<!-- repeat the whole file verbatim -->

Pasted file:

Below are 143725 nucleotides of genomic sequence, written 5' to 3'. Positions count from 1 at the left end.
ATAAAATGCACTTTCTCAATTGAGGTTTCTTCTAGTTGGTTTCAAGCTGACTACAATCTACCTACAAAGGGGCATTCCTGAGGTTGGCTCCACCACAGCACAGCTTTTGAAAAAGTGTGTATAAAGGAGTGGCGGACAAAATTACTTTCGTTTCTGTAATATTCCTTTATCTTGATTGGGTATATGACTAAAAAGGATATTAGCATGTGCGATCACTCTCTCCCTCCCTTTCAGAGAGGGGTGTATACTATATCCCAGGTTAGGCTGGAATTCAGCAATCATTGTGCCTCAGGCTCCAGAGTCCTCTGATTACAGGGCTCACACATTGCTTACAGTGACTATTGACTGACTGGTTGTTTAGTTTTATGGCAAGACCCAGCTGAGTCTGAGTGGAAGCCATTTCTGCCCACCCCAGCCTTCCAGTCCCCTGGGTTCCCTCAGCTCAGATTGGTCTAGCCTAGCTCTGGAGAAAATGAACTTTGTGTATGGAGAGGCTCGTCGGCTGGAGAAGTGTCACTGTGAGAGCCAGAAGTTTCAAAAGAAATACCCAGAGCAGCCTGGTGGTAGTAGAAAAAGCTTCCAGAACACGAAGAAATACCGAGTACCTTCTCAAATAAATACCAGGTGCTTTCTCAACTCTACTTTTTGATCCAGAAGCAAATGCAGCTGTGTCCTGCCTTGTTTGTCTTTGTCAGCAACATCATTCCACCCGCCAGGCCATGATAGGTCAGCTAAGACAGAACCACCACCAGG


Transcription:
Below are 143725 nucleotides of genomic sequence, written 5' to 3'. Positions count from 1 at the left end.
ATAAAATGCACTTTCTCAATTGAGGTTTCTTCTAGTTGGTTTCAAGCTGACTACAATCTACCTACAAAGGGGCATTCCTGAGGTTGGCTCCACCACAGCACAGCTTTTGAAAAAGTGTGTATAAAGGAGTGGCGGACAAAATTACTTTCGTTTCTGTAATATTCCTTTATCTTGATTGGGTATATGACTAAAAAGGATATTAGCATGTGCGATCACTCTCTCCCTCCCTTTCAGAGAGGGGTGTATACTATATCCCAGGTTAGGCTGGAATTCAGCAATCATTGTGCCTCAGGCTCCAGAGTCCTCTGATTACAGGGCTCACACATTGCTTACAGTGACTATTGACTGACTGGTTGTTTAGTTTTATGGCAAGACCCAGCTGAGTCTGAGTGGAAGCCATTTCTGCCCACCCCAGCCTTCCAGTCCCCTGGGTTCCCTCAGCTCAGATTGGTCTAGCCTAGCTCTGGAGAAAATGAACTTTGTGTATGGAGAGGCTCGTCGGCTGGAGAAGTGTCACTGTGAGAGCCAGAAGTTTCAAAAGAAATACCCAGAGCAGCCTGGTGGTAGTAGAAAAAGCTTCCAGAACACGAAGAAATACCGAGTACCTTCTCAAATAAATACCAGGTGCTTTCTCAACTCTACTTTTTGATCCAGAAGCAAATGCAGCTGTGTCCTGCCTTGTTTGTCTTTGTCAGCAACATCATTCCACCCGCCAGGCCATGATAGGTCAGCTAAGACAGAACCACCACCAGG